"Whatever the solution to the crisis they have to think about the people who can't go to work and who have nothing to eat because they live from one day to the next."

Another man said: "If the people don't work, it doesn't help anyone."

Operations at the ports of Abidjan and San Pedro, from where much of the country's cocoa exports are shipped, were working normally, the agency reports.

Mr Ouattara's camp is still hoping that from tomorrow the general strike may take hold as the call came fairly late on Sunday evening, our reporter says.

Armed and ready for Ivorian intervention?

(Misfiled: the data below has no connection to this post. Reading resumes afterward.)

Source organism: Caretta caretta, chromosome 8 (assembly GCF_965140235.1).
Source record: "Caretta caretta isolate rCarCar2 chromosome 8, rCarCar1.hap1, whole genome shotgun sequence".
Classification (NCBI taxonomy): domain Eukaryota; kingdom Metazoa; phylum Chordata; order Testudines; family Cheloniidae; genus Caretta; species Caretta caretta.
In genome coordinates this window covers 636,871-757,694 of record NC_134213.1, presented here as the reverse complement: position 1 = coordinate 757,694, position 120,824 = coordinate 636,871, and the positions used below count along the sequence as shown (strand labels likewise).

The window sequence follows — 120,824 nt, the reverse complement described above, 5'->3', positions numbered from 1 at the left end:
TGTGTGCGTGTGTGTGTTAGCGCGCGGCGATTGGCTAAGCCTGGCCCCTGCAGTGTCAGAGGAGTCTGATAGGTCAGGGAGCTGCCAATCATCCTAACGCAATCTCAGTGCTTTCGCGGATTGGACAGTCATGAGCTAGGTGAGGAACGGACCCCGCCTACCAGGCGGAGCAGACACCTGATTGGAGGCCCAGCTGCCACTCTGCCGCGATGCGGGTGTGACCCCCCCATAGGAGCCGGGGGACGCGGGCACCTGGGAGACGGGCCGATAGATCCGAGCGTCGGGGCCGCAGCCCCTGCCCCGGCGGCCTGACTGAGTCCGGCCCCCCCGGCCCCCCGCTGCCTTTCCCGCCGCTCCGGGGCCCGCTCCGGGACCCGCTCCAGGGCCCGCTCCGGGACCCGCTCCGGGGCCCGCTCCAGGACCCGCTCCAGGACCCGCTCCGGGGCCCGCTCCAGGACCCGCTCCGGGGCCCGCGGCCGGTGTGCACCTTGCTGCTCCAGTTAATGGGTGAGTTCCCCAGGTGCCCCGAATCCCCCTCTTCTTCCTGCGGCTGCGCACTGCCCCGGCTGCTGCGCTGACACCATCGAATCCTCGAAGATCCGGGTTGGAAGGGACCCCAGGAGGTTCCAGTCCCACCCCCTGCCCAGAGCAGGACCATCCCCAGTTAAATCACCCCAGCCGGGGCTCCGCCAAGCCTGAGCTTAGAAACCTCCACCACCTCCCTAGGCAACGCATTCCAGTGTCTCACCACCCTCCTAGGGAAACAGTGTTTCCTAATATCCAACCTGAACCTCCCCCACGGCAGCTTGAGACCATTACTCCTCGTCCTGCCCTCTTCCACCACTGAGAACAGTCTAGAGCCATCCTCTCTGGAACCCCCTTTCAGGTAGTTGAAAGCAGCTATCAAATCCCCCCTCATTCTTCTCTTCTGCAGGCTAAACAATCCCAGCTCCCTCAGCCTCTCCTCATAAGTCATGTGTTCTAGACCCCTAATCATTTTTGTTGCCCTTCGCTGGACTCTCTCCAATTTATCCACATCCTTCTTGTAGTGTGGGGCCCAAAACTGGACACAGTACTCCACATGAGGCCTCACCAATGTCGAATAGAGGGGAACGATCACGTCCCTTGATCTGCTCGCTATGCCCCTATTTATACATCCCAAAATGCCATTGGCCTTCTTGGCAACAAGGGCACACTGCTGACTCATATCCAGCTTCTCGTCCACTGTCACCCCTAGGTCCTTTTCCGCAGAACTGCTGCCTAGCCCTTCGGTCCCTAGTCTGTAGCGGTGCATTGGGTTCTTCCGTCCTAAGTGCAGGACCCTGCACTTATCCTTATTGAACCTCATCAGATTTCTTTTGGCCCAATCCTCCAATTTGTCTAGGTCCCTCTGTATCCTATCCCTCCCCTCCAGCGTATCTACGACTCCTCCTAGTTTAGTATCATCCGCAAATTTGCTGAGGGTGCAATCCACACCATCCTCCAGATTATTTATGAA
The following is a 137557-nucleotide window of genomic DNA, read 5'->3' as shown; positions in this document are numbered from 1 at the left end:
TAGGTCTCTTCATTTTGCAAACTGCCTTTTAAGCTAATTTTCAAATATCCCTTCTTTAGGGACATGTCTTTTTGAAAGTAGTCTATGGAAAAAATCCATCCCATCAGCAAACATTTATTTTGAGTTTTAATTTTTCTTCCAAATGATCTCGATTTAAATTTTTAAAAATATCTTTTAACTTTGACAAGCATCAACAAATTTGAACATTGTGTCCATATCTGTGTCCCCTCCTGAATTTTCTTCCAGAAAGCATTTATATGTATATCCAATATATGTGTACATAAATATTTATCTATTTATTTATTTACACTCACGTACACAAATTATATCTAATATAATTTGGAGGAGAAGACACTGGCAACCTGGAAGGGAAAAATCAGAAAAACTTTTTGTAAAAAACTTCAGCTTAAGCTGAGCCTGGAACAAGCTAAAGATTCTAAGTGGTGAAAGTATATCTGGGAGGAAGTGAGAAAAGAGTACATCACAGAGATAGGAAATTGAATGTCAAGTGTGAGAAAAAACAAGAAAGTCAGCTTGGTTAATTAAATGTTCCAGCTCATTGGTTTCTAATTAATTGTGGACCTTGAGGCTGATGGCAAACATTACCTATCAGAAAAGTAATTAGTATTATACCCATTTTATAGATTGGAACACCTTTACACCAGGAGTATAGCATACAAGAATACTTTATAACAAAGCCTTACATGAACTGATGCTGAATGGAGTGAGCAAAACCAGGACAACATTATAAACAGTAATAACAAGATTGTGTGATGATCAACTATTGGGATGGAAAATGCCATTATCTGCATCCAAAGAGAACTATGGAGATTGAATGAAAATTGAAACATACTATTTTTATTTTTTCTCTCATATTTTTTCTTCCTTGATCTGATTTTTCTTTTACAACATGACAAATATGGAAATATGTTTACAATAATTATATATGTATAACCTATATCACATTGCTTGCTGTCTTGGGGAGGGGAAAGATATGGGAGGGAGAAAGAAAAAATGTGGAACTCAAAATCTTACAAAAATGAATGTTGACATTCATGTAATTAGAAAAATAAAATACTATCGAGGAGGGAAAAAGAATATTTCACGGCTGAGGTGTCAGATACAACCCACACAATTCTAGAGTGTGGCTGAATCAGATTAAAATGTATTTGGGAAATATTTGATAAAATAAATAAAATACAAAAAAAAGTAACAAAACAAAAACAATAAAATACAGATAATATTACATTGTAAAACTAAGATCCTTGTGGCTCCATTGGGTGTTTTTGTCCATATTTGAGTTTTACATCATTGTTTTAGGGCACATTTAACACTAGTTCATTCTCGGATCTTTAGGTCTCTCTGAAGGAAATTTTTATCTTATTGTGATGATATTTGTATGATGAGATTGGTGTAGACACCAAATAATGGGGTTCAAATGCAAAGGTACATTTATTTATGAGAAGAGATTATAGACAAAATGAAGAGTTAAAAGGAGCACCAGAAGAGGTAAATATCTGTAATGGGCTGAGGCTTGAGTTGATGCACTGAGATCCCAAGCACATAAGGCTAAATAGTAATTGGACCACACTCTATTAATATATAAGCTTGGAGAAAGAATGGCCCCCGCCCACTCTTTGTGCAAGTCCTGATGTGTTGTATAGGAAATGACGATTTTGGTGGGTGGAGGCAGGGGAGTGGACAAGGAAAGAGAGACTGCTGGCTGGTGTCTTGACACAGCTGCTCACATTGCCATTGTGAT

The United Nations, the European Union, the US, the African Union and Ecowas all say that Mr Ouattara won the 28 November vote.

Our correspondent says there has been a small protest outside Nigeria's embassy in Abidjan against any West African intervening force, which would almost certainly come from Nigeria.

A group held up placards, one of which read: "Let Ivorians solve Ivorian problems", AP news agency reports.

A delegation of heads of state from Ecowas - from Benin, Sierra Leone and Cape Verde - is planning to travel to the country on Tuesday to convince Mr Gbagbo to step aside.

His Interior Minister Emile Guirieoulou told a news conference that his government would "welcome the three heads of states as brothers and friends, and listen to the message they have to convey".

'Dangerous precedent'